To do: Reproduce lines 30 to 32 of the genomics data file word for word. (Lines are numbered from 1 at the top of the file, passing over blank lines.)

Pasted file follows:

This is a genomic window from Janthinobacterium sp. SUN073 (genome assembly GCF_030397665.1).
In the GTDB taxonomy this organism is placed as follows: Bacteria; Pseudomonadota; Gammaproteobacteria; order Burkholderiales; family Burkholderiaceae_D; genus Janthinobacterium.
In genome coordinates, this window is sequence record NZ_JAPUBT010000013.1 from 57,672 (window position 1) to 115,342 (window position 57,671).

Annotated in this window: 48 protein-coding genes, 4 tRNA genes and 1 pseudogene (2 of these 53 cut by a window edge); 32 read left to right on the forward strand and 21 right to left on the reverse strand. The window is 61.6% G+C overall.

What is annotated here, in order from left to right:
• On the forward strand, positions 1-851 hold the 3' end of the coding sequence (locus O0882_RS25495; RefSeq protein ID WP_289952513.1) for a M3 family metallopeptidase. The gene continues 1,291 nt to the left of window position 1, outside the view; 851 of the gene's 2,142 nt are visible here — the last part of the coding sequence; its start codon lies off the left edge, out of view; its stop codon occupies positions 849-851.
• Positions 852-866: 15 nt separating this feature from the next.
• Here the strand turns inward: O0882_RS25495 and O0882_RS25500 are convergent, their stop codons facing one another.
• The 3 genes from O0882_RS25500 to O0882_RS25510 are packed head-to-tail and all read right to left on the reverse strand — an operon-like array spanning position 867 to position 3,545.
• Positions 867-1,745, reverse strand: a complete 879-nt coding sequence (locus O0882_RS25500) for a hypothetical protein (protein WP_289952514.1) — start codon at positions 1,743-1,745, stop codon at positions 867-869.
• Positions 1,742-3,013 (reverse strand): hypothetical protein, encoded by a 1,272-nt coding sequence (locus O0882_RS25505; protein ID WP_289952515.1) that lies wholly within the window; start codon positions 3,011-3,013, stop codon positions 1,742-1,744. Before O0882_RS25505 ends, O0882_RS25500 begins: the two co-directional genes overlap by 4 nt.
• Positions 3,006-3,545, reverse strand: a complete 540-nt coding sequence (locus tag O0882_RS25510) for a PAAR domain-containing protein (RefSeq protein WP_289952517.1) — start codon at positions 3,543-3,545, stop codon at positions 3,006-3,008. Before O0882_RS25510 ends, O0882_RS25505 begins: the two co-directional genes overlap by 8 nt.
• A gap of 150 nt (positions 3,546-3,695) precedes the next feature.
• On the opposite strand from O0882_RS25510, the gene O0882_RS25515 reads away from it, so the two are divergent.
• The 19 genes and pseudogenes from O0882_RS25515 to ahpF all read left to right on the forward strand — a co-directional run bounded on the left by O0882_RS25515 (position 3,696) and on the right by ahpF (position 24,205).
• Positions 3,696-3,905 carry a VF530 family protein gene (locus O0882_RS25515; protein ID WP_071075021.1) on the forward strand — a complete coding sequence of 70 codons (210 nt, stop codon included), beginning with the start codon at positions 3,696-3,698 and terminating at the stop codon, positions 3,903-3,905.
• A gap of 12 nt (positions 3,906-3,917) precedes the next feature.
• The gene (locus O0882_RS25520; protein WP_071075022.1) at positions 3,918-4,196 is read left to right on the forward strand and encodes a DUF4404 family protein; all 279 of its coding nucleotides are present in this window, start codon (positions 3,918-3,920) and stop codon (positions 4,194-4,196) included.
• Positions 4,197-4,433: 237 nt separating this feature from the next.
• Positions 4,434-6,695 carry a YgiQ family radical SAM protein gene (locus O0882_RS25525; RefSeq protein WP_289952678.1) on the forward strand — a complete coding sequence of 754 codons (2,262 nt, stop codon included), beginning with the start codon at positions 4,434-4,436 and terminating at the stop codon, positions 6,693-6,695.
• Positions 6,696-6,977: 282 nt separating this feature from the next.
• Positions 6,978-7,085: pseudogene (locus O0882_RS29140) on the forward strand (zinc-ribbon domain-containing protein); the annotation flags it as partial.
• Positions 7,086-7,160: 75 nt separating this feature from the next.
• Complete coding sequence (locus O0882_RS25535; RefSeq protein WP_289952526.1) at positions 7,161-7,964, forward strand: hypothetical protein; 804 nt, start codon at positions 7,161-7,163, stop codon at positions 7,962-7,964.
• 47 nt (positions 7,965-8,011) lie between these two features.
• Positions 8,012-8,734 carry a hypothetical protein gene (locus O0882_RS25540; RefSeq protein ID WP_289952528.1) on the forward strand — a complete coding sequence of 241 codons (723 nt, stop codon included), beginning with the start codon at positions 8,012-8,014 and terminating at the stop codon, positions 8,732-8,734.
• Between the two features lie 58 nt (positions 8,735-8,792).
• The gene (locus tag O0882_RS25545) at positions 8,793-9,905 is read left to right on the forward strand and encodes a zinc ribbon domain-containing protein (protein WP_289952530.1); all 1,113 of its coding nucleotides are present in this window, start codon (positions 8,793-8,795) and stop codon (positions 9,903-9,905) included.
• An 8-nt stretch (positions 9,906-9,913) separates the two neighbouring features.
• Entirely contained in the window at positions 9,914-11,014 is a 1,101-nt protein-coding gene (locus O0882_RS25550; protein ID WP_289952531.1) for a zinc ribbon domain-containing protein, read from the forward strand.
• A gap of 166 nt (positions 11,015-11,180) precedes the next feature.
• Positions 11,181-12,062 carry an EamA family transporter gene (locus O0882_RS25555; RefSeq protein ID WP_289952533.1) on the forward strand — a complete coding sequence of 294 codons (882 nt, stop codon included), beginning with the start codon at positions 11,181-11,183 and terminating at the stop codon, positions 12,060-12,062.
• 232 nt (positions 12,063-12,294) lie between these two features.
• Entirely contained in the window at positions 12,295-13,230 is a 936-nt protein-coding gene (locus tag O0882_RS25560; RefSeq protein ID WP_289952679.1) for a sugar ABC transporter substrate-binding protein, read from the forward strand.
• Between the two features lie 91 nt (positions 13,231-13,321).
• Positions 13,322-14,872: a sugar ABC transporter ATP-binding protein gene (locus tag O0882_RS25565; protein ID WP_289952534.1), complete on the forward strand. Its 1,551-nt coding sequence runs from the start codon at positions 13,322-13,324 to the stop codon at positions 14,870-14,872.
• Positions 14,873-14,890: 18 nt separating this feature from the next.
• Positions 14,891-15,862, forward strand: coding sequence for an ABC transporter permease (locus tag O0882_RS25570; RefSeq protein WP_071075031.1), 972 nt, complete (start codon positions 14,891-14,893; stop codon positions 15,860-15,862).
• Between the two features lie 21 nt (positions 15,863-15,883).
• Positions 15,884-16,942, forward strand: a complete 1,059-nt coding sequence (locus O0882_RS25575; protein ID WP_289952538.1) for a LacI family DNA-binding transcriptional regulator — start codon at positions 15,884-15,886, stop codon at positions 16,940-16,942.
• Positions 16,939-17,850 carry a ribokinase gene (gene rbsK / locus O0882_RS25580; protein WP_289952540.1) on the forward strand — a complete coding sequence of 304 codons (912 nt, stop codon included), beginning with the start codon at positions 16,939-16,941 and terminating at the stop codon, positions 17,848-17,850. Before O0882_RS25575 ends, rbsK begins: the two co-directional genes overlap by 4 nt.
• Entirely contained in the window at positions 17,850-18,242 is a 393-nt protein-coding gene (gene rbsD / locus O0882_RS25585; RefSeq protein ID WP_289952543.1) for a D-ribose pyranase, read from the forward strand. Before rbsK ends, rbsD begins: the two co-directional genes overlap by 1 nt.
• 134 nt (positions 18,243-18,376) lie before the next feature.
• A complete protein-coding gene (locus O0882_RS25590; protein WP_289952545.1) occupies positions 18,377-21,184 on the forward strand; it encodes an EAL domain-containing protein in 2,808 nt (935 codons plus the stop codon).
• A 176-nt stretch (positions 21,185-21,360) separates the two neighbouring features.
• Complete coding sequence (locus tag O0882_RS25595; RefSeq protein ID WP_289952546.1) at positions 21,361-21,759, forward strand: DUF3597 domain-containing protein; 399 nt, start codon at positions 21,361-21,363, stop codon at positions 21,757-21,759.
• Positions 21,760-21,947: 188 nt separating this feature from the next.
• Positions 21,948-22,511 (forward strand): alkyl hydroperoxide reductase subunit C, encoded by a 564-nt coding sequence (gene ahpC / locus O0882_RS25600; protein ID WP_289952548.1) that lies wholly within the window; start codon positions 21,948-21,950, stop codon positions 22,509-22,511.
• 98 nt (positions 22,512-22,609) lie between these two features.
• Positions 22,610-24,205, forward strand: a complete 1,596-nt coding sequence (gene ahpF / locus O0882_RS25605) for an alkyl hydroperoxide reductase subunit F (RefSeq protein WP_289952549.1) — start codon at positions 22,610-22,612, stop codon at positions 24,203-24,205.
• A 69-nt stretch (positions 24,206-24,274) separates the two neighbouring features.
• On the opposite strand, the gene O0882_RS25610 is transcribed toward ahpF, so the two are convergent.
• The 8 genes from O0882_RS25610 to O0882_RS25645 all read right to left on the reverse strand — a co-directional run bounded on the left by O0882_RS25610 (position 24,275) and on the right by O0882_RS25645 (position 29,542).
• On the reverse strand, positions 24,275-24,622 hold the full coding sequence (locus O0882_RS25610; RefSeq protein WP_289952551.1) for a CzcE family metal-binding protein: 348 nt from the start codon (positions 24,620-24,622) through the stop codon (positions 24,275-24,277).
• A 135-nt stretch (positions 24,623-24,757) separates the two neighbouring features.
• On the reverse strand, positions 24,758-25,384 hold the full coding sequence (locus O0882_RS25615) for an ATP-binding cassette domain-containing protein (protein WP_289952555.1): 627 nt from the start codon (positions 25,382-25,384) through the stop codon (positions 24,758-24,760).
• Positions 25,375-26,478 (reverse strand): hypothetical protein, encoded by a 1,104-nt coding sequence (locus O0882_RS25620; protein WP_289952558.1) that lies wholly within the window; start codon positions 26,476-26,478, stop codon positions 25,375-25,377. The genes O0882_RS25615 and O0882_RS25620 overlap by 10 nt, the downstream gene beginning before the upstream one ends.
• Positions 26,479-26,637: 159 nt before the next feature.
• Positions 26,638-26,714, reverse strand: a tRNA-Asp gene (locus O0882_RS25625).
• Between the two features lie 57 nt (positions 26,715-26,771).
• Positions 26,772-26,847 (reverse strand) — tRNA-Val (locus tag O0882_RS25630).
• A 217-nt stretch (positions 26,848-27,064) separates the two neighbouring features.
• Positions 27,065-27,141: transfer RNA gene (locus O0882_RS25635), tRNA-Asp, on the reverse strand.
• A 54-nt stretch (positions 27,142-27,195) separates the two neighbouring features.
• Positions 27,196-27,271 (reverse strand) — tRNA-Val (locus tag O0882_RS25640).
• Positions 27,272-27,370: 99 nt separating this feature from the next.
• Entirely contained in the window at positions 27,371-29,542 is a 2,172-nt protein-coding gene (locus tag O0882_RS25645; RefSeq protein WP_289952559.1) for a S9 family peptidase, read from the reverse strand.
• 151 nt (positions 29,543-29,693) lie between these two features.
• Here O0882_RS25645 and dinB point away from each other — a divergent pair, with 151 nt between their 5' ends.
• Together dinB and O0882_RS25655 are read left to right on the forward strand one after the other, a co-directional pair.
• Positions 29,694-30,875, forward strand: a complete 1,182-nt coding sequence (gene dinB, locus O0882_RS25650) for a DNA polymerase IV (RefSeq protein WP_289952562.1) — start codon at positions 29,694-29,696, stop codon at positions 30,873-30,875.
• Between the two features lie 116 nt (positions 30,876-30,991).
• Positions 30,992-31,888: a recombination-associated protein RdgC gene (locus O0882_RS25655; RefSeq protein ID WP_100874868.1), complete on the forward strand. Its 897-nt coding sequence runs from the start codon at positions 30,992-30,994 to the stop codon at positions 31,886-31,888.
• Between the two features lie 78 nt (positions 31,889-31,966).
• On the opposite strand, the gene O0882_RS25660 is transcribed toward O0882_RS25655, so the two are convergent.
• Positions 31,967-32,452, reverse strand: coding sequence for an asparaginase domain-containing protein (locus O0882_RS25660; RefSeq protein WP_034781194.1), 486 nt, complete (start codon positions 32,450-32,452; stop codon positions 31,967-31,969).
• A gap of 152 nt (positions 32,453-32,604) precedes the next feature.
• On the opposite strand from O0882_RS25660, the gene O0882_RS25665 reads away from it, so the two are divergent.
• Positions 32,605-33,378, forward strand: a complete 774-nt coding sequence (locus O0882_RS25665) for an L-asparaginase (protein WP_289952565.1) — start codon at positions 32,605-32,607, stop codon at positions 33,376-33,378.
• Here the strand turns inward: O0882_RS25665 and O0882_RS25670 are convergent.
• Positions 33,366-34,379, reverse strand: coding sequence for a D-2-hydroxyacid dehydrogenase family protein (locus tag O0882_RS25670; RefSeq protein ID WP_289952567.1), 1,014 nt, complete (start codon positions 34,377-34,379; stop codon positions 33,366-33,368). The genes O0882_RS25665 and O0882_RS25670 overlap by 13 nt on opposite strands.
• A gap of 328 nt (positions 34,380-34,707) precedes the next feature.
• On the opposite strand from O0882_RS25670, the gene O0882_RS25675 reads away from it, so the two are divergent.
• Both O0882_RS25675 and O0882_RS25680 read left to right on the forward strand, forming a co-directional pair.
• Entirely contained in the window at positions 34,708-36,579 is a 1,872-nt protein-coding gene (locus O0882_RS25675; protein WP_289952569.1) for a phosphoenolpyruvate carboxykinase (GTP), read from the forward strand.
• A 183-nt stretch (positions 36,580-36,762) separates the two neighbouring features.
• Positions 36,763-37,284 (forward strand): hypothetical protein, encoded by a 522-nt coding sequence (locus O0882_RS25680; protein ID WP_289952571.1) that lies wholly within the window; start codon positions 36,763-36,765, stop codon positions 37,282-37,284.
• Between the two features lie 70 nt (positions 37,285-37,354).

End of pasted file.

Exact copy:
• Entirely contained in the window at positions 9,914-11,014 is a 1,101-nt protein-coding gene (locus O0882_RS25550; protein ID WP_289952531.1) for a zinc ribbon domain-containing protein, read from the forward strand.
• A gap of 166 nt (positions 11,015-11,180) precedes the next feature.
• Positions 11,181-12,062 carry an EamA family transporter gene (locus O0882_RS25555; RefSeq protein ID WP_289952533.1) on the forward strand — a complete coding sequence of 294 codons (882 nt, stop codon included), beginning with the start codon at positions 11,181-11,183 and terminating at the stop codon, positions 12,060-12,062.